The problem is, they will have real-life impact on our country and our world. A President Mitt Romney or a President John McCain would have had character flaws of their own, and they might even have tried to radically re-make America along conservative lines. But something different is happening here. We fear it because we have not seen it before in this country. If we’ve been paying attention, we’ve seen it in other countries. This is not to say America is morally clean or hasn’t perfected violence, injustice, or chaos through the force of law and bureaucracy.
But to combine the mechanisms of empire with the temperament of an insecure and authoritarian populist? I don’t want to throw words around lightly, but students of history should know what that has led to in the past. At the very least, it should give us cause for deep concern.
But concern is one thing. Action is another. Trump will use the instruments of government (insomuch as he is allowed to by the other branches, the media, and a strong popular resistance movement) to shape America according to his dismal and deluded vision. The border and the “inner cities” are not flooded with crime and carnage. Foreign governments have not “destroyed” or stolen our jobs (they’ve been shipped away by greedy corporations, like the ones represented by many of Trump’s cabinet picks). But it doesn’t matter what is factually true. What matters is that false rhetoric can and will be solidified into actual policy.
The border with Mexico is already more militarized and surveilled than it has ever been, despite record low illegal immigration. What will be the consequences of spending billions more on a project that is not only useless and doomed to fail, but that will destroy families and innumerable human lives?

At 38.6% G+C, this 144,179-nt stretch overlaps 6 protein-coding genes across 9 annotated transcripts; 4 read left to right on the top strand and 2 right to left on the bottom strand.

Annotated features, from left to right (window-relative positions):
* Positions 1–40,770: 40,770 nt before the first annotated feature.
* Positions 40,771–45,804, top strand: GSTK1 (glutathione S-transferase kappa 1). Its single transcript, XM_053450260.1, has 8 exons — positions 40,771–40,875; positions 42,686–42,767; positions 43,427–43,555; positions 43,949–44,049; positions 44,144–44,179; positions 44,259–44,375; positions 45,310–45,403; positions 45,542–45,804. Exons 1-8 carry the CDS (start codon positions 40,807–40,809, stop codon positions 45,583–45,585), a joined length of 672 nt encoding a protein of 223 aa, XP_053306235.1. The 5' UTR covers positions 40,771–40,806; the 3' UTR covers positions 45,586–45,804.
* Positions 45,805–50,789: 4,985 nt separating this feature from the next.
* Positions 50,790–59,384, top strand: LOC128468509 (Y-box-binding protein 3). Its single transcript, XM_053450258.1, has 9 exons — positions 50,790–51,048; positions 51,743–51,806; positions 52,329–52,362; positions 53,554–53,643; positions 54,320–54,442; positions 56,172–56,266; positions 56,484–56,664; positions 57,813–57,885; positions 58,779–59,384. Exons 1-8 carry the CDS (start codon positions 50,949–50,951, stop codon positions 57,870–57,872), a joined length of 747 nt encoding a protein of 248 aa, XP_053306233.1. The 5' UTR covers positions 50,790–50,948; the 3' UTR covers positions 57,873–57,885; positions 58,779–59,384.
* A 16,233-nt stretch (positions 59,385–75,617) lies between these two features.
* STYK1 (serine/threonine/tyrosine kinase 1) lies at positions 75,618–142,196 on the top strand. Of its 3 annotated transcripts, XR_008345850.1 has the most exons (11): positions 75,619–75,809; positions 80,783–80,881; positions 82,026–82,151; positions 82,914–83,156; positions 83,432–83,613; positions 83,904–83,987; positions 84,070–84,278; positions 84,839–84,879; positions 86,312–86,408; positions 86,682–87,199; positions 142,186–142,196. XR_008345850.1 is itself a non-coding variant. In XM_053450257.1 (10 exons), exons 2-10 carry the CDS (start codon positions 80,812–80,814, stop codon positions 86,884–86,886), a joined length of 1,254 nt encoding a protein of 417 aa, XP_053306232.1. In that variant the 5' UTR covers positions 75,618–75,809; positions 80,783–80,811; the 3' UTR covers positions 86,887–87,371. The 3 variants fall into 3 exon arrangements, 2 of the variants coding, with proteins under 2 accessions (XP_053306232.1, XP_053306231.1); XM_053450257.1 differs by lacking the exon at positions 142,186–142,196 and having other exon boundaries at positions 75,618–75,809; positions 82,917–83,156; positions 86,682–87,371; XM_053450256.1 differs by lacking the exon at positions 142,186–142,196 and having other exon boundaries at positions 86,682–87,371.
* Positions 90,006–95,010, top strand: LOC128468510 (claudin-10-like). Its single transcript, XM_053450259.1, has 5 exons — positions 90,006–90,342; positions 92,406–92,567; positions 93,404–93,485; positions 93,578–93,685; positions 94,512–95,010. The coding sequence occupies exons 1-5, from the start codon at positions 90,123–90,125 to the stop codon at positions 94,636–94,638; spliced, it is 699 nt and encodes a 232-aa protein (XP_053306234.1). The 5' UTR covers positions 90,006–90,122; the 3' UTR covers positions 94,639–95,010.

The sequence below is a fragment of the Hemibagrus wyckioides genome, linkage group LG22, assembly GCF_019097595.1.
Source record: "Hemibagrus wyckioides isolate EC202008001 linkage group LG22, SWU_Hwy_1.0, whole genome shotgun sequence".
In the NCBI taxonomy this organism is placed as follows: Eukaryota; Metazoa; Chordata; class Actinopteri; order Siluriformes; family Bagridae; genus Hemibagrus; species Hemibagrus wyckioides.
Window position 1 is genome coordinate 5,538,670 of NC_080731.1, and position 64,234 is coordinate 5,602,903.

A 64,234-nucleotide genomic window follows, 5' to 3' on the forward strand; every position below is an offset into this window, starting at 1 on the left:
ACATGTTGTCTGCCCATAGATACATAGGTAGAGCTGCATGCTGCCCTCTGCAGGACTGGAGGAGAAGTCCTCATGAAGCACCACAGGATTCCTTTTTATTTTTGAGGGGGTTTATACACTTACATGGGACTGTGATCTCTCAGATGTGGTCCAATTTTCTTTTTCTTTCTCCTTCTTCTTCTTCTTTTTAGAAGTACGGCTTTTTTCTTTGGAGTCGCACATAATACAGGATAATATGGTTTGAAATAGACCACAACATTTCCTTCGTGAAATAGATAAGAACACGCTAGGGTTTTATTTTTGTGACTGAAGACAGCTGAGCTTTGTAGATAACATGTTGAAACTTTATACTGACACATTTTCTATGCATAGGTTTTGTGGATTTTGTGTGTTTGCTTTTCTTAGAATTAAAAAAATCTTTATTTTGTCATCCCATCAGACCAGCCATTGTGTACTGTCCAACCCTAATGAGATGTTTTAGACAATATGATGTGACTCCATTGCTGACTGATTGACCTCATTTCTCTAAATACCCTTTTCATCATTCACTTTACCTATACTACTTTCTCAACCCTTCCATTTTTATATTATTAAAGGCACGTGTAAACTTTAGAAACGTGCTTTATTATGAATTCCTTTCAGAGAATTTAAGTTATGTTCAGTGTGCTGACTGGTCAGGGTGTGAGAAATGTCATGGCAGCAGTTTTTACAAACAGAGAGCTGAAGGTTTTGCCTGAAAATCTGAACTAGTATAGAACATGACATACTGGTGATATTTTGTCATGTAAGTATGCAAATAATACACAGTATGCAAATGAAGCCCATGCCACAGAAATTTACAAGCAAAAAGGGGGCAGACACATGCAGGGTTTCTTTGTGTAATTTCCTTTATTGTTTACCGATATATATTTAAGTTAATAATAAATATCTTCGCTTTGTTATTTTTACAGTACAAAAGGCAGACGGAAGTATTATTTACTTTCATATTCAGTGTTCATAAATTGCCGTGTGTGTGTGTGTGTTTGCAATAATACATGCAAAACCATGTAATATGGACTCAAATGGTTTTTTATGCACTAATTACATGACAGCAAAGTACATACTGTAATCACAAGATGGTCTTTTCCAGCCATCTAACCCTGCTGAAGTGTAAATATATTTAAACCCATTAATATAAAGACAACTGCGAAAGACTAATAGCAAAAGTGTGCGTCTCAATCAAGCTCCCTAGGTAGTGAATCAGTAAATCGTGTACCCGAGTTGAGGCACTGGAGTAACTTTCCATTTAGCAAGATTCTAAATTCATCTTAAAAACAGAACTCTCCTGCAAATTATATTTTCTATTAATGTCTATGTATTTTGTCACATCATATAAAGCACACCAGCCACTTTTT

What will be the consequences of an administration treating the free press like an opposition party? What will be the consequences of an abandonment of federal oversight for police abuse of power, corporations’ environmental impact, or states’ attempts to curtail voting rights?
It is true that these things were already piecemeal or fragile, even under “liberal” administrations. Things might very well not get as bad as we think they will under Trump. We just don’t know.
This is why we have to move beyond concern, and into action. Trump and his government will not tire of action. They’ve wasted to time getting to work, as their days in office will be numbered. But the rest of us, we will still be here (let’s hope). Obama himself is fond of urging citizens toward engagement and activity in the service of a free and inclusive society. We’d do well to heed his call. And it is not just his call. It has been the occupation of so many freedom fighters and patriots through history who deeply lived out the vision: “But let justice roll on like a river, righteousness like a never-failing stream”
With that in mind, I will focus my political posts on this blog on sharing opportunities for regular people to take action, get involved, and lead. I hope–I know–that we can make a meaningful stand to protect the communities and values that are dear to us–and that are just as much a part of America as any others.